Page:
Environment Agency
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Plan for a new ‘aquagreen’ to reduce flooding in east Hull

A consultation has been launched about plans for a flood storage area at Castlehill to reduce flood risk to homes and businesses

Residents are being asked for their views about plans to create a large ‘aquagreen’ at Castlehill to reduce flood risk to homes and businesses in east Hull.

A public consultation has been launched on the proposals for a versatile green space, south of the old Bransholme Dairy Farm, that will store excess water during a flood and then slowly release it back into the drainage system after the peak of the event has passed. These plans are completely separate to the proposals for housing development on the land to the south of this site at East Carr to the east of Howdale Road and Dunvegan Road.

Homes in North Carr and Sutton are currently at risk of flooding from water in Holderness Drain after heavy rain. When the drain becomes full, water flows into Sutton Cross Drain, overwhelming the local drainage system and increasing the risk of flooding for homes in the area. This area almost flooded last November when other parts of Hull were hit.

The ‘aquagreen’ will be the second phase of the £28m Holderness Drain Flood Alleviation Scheme, following construction of the new East Hull Pumping Station, which started earlier this year. This partnership scheme, led by the Environment Agency and supported by Hull City Council, East Riding of Yorkshire Council, Highways England and the Humber Local Enterprise Partnership’s Local Growth Fund Programme, will better protect around 1,000 properties and help to provide a long-term, more sustainable solution to the problem of flooding in this area. The Humber Local Enterprise Partnership secured £2.14 million towards the project through the Local Growth Fund as part of the Government’s commitment to the Northern Powerhouse.

Environment Agency flood risk advisor for Hull, Andrew Barron, said:

Our aim is to give residents the opportunity to have a say on our plans for Castlehill. We want to make use of their local knowledge and take into account preferences to help shape the final design of our scheme.

The main benefit of this scheme is to significantly reduce the likelihood of flooding for properties in the North Carr and Sutton areas of Hull by storing flood water in the aquagreen.

Under normal weather conditions, the site will not hold water which gives us an ideal opportunity to create a more attractive place that people can enjoy spending time in which offers green space for walking, cycling and appreciating nature.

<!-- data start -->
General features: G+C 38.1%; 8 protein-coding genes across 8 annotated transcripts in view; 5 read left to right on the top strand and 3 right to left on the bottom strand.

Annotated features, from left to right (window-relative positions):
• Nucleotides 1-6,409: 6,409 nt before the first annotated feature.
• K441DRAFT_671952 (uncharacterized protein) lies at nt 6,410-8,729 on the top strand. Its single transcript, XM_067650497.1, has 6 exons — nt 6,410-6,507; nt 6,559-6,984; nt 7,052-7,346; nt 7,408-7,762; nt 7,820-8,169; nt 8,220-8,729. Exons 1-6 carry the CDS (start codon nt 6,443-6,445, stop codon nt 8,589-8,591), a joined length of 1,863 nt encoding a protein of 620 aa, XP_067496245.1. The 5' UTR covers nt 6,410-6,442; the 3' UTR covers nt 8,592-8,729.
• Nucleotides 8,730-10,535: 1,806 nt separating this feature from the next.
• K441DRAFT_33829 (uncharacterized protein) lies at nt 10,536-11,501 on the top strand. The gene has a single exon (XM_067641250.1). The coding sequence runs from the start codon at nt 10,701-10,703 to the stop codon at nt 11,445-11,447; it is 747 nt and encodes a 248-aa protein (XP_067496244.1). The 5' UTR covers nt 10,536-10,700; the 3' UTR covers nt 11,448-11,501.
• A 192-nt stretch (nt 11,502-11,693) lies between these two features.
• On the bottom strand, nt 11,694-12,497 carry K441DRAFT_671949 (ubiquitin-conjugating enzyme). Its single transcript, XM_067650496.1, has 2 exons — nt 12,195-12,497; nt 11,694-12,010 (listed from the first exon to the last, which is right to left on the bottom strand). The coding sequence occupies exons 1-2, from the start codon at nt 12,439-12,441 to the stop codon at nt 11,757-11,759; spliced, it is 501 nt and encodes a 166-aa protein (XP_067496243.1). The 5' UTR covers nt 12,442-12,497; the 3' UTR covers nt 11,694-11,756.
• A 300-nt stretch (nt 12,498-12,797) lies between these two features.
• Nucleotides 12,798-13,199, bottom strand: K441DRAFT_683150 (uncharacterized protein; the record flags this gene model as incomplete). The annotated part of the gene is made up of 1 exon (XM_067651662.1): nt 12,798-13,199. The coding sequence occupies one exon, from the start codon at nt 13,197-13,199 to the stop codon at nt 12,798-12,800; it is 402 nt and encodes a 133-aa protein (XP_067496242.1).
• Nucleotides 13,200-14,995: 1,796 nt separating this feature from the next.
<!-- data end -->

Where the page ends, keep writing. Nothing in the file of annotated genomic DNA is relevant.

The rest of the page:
There has been some confusion about our plans being linked to proposals for housing on the land to the south of this site at East Carr – but they are in fact completely separate proposals.

Councillor Mike Thompson, portfolio holder for neighbourhoods, communities and environment at Hull City Council, said:

The Castle Hill aqua green and flood protection scheme is absolutely vital and will allow us to continue to protect hundreds of homes and businesses in the Sutton and North Carr communities, who have suffered from flooding damage since 2007.

The flood protection is similar to others we have developed in and around Hull and the East Riding, and provides a critical component in the wider protection of the whole city.

This is not the same as the East Carr development, for which there is a separate ongoing consultation for the new housing development.

We urge residents to engage with this consultation process so that their comments can be taken on board.

Councillor Chris Matthews, portfolio holder for strategic property, infrastructure and climate change at East Riding of Yorkshire Council, said:

I am delighted to see further progress on the next phase of this partnership project. I hope people will support this much needed scheme as it will benefit so many residents.

This Holderness Drain Flood Alleviation Scheme is the latest component of the River Hull Integrated Catchment Strategy (RHICS) to move forward. The strategy provided the local framework for investment in flood alleviation in the River Hull Valley and was adopted by the partnership River Hull Board in 2015.

The construction of the ‘aquagreen’ will involve digging an extra drain, east of Sutton Cross Drain, building a new embankment beside it and digging a long wide ditch at the southern end of the site to increase the capacity for temporarily storing water during a flood.

Once a flood event is over, most of the water will drain away although the site is designed to remain wet in some areas. As part of the plans, several low spots will be raised on both sides of the Holderness Drain to reduce the risk of flood water spilling out onto the land next to the drain.

Proposals for the site also include:- • Improving access and creating a network of paths and bridleways and a new footbridge • Creating a range of different habitats for wildlife including woodland, hay meadow, scrubland, reed beds and small ponds • Offering better protection for the Castle Hill monument and installing information boards about its history.

The consultation will run until 28 September. To have your say on the plans, visit

If residents have any questions they can email the project team at: HoldernessdrainFAS@environment-agency.gov.uk

To find out about flood risk in your area and to sign up to the Environment Agency’s free flood warning service, visit or call Floodline on 0345 988 1188.

Channel website: https://www.gov.uk/government/organisations/environment-agency

Original article link: https://www.gov.uk/government/news/plan-for-a-new-aquagreen-to-reduce-flooding-in-east-hull

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